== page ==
Summary: 4th in the series "Near to His Heart: The Gospel of John." Christianity is a personal experience.
I remember as I was growing up hearing my parents say to me on more than one occaision, "Just wait until you have kids of your own, then you’ll understand." I don’t suppose that any of your parents ever said anything like that to you, but mine said it regularly.
The thing that is so frustrating about that statement is that it turned out to be true. There is something inexplicable about parenthood, something that can never be understood by hearing about it, reading about it, or thinking about it. It has to be experienced. When I stood holding my breath in that delivery room as Alexandra came in to the world, instantly I knew that my life had changed in a way I could not describe. From that point on I was going to be someone’s daddy.
Like parenthood Christianity is something that must be understood primarily by experience. In the passage that we read today there are a group of people who found that out. Earlier in this fourth chapter Jesus had an encounter with a woman at the well. That encounter was to change her life forever. She went back to her town and told everyone who would listen about this man who had known everything about her.
Many of the Samaritans in that town believed in Jesus because of the woman’s testimony and they sought out Jesus to see and hear Him for themselves.And then at the end of the passage they make a fascinating statement, "We no longer believe just because of what you said; now we have heard for ourselves, and we know that this man really is the Savior of the world."
This statement embodies the very heart of what I want to talk about today. The Samaritans were not satisfied with a second hand knowledge of Jesus, They wanted to meet Him for themselves--they wanted to experience Him. That experience is what I want to explore with you today.
I believe that experience is at the very heart of the Christian faith. I am willing to proclaim without excuse that I have had a personal, heartfelt experience with Jesus Christ and it is that experience on which the anchor of my Faith holds. I can say with the Samaritans that I no longer believe because of what I’ve been told but because I have experienced Jesus for myself.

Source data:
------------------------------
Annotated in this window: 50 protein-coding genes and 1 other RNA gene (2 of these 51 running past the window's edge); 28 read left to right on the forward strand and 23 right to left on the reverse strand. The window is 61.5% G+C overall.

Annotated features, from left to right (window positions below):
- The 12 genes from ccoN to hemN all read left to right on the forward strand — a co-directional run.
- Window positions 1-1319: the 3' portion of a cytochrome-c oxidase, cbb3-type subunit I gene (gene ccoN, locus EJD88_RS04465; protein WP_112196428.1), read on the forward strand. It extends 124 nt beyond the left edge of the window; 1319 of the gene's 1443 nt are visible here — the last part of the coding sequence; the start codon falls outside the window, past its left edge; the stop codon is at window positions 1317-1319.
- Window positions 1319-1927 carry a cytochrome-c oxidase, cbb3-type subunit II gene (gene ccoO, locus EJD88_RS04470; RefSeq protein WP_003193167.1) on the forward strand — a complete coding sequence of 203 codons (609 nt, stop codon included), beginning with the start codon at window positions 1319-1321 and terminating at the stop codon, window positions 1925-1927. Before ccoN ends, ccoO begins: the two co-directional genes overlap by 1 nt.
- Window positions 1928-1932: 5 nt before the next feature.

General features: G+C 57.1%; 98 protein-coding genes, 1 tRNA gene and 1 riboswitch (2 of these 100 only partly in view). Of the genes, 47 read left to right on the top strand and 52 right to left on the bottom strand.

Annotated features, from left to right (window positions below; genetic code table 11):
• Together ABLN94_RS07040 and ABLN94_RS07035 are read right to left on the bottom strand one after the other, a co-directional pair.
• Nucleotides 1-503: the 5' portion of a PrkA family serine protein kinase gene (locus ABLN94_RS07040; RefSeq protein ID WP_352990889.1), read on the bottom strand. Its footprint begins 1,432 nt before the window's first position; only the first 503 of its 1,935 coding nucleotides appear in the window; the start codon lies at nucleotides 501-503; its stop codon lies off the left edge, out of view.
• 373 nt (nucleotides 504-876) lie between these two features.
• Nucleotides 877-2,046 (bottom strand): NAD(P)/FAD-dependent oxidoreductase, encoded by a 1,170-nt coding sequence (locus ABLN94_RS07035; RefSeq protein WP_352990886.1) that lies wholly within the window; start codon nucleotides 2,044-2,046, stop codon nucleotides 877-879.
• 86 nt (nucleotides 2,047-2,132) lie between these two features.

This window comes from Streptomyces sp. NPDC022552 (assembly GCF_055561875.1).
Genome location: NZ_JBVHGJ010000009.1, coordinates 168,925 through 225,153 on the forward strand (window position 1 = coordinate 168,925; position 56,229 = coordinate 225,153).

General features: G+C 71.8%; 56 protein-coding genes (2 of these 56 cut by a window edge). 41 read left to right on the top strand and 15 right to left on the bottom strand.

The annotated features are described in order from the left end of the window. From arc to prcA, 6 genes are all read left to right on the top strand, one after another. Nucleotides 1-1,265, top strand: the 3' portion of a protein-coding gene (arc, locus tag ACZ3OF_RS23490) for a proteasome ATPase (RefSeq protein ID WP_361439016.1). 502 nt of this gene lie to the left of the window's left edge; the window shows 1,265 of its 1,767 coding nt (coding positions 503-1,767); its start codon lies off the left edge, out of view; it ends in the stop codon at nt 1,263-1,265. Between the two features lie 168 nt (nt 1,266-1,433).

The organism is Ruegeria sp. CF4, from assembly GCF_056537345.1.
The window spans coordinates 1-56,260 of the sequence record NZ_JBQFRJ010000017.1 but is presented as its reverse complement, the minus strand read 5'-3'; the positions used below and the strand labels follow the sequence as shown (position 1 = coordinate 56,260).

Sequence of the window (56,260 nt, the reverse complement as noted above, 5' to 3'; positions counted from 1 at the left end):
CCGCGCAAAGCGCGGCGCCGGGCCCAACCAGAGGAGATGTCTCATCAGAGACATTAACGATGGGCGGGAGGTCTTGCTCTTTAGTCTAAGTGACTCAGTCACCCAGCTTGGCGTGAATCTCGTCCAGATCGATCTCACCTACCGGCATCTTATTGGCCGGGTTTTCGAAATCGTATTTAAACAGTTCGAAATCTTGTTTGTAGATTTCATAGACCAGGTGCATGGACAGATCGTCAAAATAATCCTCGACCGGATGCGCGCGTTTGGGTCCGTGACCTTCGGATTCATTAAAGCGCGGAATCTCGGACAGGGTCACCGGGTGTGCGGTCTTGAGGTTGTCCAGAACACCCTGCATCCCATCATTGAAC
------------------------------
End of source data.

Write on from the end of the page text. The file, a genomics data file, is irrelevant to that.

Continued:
Christianity is more than just a statement of faith, more than church membership. It is not merely a philosophical position. It is a faith experience. You can’t buy Christianity, and you don’t inherit it from your parents. It must be experienced!
So what is the Christian experience based upon? What is the nature of this experience And what is its value? I’d like to examine all of those questions using the experience of the Samaritans in John 4:39-42 as a guide. And I’d like to look at it in a novel way--
Begining, Middle, and End...
The Christian Experience Begins By Hearing the Message (v. 39)
Verse 39 of our text says, "Many of the Samaritans from that town believed in him because of the woman’s testimony, ’He told me everything I ever did.’"
Hearing about Jesus is an important first step. Without hearing the message we would not know what to believe. The Samaritans were made aware of the presence of Jesus and His power by the testimony of the woman. In the same way today we must become aware of the gospel message in order to know that we must have an experience with Him.
The Apostle Paul made this very point when he wrote to the Romans, "How can they call on the one they have not believed in? And how can they believe in the one of whom they have not heard? And how can they hear without someone preaching to them? Consequently, faith comes from hearing the message, and the message is heard through the word of Christ" (Romans 10:14,17).
Hearing the message is important because it gives objectivity to our faith experience. Experience is a very subjective matter. We need an objective, unchanging standard of truth in which to place our faith. That standard is the Gospel as handed to us by the apostles through the Scriptures. Peter wrote in His second letter "We did not follow cleverly invented stories when we told you about the power and coming of our Lord Jesus Christ, but we were eyewitnesses of his majesty" (2 Peter 1:16). Peter and the other apostles faithfully recorded the message about Jesus in the Scriptures. It is on this unchanging, inspired record of the Good News about Jesus that we base our faith.
Without this firm foundation of Scripture we would have no way to judge the authenticity of our experience or of anyone elses. Some one could say, "My experience tells me that we should smoke dope and eat pizza for communion," and we would have no standard to judge that against. Experience is essential and is by nature a personal and subjective thing but it is not without boundries--it must be based in the truth of the Scripture.